Reading before the Harvey Society of New York in February 1913, U.S. Army physician Frederick F. Russell stated that “The publication of Pfeiffer and Kolle’s investigations antedates Wright’s paper by some months,” giving credit for the demonstration of typhoid immunity via inoculation to Pfeiffer and Kolle. Wright, however, would be the first to develop an effective typhoid vaccine the following year. Russell developed the first U.S. typhoid fever vaccine in 1909.
In the November-December 1981 issue of Reviews of Infectious Diseases, Dieter H. M. Gröschel and Richard B. Hornick conducted a review of original literature related to typhoid vaccination and argued that Wright and Pfeiffer in particular should share the credit for the vaccine.See this item in the timeline
Timeline Entry: 1909
The Debut of "Typhoid Mary"
Mary Mallon was first referred to as “Typhoid Mary” by the New York American on June 20, 1909.
Mallon, an Irish immigrant who worked as a cook for wealthy New York families, first gained the attention of public health officials in 1906. A Long Island family for whom Mallon had worked as a cook had fallen ill with typhoid fever. Though Mallon was no longer with the family, officials trying to locate her discovered that other families she’d worked for had also developed typhoid fever. In one outbreak at a household of nine in Dark Harbor, Maine, in 1902, Mallon and Mr. Coleman Drayton, head of the household, were the only two not to fall ill (Drayton had contracted typhoid fever years before). Major George A. Soper of the United States Army, after investigating Mallon’s past some years later, noted that:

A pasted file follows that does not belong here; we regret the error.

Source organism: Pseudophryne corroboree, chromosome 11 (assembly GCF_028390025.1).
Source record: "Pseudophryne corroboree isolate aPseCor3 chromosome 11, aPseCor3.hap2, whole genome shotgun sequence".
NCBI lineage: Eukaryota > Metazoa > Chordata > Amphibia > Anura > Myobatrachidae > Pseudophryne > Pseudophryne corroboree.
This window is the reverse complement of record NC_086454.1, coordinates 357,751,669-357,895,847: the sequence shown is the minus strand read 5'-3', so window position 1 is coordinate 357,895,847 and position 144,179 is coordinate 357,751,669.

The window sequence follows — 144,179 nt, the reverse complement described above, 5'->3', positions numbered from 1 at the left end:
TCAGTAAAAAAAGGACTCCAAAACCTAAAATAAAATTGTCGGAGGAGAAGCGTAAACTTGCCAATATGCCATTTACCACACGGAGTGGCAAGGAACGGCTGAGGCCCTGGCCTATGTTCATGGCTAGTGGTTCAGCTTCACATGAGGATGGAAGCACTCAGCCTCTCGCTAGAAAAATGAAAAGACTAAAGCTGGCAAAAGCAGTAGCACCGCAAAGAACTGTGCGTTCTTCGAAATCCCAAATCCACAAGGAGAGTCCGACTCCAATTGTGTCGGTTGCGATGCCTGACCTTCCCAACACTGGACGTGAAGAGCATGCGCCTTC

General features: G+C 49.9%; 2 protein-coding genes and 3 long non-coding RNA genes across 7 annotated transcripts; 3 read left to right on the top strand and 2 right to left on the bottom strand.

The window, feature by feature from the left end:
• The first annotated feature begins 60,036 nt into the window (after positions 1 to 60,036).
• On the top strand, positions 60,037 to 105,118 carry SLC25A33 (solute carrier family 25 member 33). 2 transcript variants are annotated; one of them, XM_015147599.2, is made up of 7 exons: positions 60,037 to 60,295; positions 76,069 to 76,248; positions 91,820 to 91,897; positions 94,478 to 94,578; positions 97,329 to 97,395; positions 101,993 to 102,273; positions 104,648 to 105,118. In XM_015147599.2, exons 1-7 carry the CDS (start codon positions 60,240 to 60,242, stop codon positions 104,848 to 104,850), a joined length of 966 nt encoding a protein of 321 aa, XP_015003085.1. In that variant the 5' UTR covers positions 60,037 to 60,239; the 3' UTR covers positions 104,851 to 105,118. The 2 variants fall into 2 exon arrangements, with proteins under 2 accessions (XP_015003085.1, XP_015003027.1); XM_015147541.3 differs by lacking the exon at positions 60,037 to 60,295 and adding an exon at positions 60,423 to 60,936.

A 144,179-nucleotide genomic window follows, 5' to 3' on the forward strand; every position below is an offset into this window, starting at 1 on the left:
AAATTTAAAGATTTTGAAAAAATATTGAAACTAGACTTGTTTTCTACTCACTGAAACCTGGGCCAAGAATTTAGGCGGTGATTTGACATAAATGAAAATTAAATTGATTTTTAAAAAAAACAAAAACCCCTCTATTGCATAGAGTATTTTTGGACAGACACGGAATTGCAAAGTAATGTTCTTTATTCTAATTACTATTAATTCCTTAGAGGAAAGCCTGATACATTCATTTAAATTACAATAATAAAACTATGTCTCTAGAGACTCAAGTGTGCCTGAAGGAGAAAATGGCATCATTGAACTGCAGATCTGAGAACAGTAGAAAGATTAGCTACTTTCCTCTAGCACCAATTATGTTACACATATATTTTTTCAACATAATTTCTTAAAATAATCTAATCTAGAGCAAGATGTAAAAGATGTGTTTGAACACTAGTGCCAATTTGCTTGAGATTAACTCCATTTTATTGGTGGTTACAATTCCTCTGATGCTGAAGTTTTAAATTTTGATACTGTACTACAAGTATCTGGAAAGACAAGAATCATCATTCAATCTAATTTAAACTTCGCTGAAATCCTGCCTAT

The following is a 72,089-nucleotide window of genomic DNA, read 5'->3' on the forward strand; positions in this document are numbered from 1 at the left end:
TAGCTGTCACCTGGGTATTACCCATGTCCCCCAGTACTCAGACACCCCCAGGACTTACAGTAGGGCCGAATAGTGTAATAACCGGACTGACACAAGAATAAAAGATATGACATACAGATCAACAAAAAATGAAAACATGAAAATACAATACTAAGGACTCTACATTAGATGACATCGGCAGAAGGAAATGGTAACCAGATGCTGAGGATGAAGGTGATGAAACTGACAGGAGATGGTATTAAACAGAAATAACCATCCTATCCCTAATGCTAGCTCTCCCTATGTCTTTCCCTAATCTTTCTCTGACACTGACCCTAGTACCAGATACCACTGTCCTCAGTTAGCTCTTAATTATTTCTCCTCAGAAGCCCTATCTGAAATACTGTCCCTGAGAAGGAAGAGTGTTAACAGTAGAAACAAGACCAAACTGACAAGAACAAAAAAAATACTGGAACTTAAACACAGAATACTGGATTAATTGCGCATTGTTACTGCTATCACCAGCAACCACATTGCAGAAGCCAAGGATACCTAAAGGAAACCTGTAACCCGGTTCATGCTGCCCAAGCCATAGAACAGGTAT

Mr. Drayton felt so grateful to the cook for the help which she gave him during the epidemic that at the end of the epidemic he made her a handsome present of money in addition to her wages, little thinking that the cause of the whole trouble lay at her door. – Typhoid Mary, Major George A. Soper, reprinted from the Military Surgeon, July 1919
Eventually, Mary Mallon became the first identified healthy carrier of typhoid: she carried the typhoid bacteria and spread them to others, but did not fall ill herself.
In 1907, Mallon was detained by the New York City Department of Health for three years, first at a hospital for contagious diseases in Manhattan, and then at Riverside Hospital on North Brother’s Island in the East River to be kept in isolation. She was released in 1910 under the conditions that she would no longer work as a cook and would take steps to prevent spreading typhoid. In 1915, however, Mallon was caught once again working as a cook (this time under the assumed name Mary Brown) after infecting 25 people with typhoid, one of whom died. Mallon was eventually sent back to North Brother Island and remained there for the next 23 years until her death in 1938.